Thursday, March 21, 2013


 In this artistic technique, a writer, poet, or painter takes common, everyday, or familiar objects and forces the audience to see them in an unfamiliar way or from a strange perspective.The literary theoretical term ‘defamiliarization’ is an English translation for Viktor Shklovsky’s Russian term ostranenie. Shklovsky coined the phrase in 1917 in his essay ‘Art as Technique’. Defamiliarization causes the audience to confront the object on a different level, elevating and transforming it from something ordinary or practical into work that is considered art. Shklovsky points out that Tolstoy’s Kholstomer is an example of defamiliarization because the narrator is a horse, making the work seem strange and “unfamiliar.” So, as I was thinking further on some other applications of defamiliarization in our culture. One example that came to my mind was the movie 300. This film is very intense and a great battle movie, but what made it so interesting to me was learning about the actual filming of the movie itself. The entirety of the film was done in front of a green screen. Thus, almost the whole movie is strictly special effects.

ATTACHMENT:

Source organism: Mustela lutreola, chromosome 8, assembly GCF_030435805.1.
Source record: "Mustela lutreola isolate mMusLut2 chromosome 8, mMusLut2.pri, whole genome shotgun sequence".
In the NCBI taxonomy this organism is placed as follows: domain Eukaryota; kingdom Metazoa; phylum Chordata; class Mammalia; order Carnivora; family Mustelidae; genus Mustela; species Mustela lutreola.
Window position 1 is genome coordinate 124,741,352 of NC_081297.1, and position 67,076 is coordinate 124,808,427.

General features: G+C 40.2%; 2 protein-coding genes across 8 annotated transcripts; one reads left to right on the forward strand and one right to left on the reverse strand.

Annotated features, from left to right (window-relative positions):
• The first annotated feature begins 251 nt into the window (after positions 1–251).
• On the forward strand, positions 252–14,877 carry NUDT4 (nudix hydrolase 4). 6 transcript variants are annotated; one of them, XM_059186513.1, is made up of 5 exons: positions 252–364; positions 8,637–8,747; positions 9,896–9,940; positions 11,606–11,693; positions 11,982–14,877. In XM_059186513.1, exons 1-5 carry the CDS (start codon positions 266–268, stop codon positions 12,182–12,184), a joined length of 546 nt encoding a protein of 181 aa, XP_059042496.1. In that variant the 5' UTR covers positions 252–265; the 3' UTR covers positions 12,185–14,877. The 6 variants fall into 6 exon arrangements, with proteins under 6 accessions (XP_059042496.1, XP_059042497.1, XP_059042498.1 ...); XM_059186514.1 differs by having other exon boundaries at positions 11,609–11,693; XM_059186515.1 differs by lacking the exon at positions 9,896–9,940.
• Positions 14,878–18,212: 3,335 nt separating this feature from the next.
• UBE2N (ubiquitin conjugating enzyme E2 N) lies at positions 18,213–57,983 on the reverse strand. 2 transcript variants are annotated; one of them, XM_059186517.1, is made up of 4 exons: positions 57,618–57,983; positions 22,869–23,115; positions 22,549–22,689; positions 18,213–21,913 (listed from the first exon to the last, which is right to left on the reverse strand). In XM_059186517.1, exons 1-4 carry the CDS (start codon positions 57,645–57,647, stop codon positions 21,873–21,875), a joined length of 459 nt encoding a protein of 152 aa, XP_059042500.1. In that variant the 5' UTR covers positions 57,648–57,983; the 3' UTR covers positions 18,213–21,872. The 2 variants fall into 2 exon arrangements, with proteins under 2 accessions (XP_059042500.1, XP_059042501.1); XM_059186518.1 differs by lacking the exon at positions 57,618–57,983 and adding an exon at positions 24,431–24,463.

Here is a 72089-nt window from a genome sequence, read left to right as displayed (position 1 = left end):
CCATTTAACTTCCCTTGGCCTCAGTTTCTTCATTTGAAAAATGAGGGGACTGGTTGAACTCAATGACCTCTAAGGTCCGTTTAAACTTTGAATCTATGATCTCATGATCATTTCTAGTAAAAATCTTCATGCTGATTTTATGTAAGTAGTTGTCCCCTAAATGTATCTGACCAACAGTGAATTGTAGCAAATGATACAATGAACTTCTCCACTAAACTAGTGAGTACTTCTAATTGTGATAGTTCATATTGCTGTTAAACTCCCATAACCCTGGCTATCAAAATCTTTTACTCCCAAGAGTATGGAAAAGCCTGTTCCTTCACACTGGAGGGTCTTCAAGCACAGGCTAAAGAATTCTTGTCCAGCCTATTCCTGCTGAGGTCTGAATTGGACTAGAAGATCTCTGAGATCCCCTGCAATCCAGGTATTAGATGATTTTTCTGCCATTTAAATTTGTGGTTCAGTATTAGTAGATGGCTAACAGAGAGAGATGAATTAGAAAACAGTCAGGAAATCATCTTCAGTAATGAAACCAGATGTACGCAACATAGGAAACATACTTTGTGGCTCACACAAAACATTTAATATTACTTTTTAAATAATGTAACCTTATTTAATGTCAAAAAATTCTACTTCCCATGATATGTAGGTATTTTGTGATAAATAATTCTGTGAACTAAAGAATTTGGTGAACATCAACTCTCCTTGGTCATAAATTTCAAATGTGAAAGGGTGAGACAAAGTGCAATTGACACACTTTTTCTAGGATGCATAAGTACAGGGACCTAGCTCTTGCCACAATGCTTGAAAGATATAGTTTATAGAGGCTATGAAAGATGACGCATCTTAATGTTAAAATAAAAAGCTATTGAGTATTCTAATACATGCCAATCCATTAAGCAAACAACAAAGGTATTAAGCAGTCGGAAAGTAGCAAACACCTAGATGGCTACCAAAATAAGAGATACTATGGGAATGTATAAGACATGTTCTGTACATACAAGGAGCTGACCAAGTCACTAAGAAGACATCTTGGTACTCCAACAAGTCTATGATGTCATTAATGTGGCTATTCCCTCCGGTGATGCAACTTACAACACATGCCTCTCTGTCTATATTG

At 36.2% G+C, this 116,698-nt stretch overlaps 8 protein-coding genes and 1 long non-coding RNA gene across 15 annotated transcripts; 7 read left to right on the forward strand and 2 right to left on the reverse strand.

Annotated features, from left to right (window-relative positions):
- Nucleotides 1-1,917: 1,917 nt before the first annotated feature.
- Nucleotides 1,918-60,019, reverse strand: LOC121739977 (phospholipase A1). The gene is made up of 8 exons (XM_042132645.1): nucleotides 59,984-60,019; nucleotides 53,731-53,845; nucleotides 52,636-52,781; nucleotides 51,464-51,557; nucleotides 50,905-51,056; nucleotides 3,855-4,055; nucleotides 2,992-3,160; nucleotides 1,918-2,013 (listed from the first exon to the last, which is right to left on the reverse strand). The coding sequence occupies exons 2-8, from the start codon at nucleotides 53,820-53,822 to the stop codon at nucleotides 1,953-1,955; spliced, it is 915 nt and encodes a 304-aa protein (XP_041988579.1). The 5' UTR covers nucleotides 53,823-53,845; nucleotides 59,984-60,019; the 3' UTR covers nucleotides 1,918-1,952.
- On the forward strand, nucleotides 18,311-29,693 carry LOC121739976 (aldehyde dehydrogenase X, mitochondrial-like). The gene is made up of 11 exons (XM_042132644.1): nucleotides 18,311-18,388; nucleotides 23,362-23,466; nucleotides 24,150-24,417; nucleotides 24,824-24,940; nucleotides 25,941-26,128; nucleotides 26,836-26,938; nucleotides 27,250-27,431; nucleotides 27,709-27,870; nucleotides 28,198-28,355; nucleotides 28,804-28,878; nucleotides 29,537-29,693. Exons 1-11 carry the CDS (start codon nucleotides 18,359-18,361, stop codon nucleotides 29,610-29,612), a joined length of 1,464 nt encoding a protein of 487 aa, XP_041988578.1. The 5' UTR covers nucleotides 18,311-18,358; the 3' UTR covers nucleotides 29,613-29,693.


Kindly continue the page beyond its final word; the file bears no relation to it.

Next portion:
One of the main things that the visual production of this film does to the audience is that it draws their attention to the entire setting of the battle scenes. The characters almost protrude from the screen. The surrounding environment coincides with the mood of the battle. For example, when the Spartan soldiers fight the Immortals, the whole scene is dark, gray, and overcast caused the audience to take into account the entirety of the scene, not simply the fight. It defamiliarizes them to typical battle scenes from other films. Animal Farm is another example of defamiliarization because all of the characters are animals. Defamiliarization not only forces the audience to see Animal Farm as art, but allows the author and audience to distance them from the seriousness of the message so that the piece can be enjoyed as art and does not become just another political rant. This is true of all arts but perhaps particularly so of film since it is not made up of images drawn purely from the filmmaker’s imagination as it is in writing or painting but of images drawn from the world, and captured by a camera.

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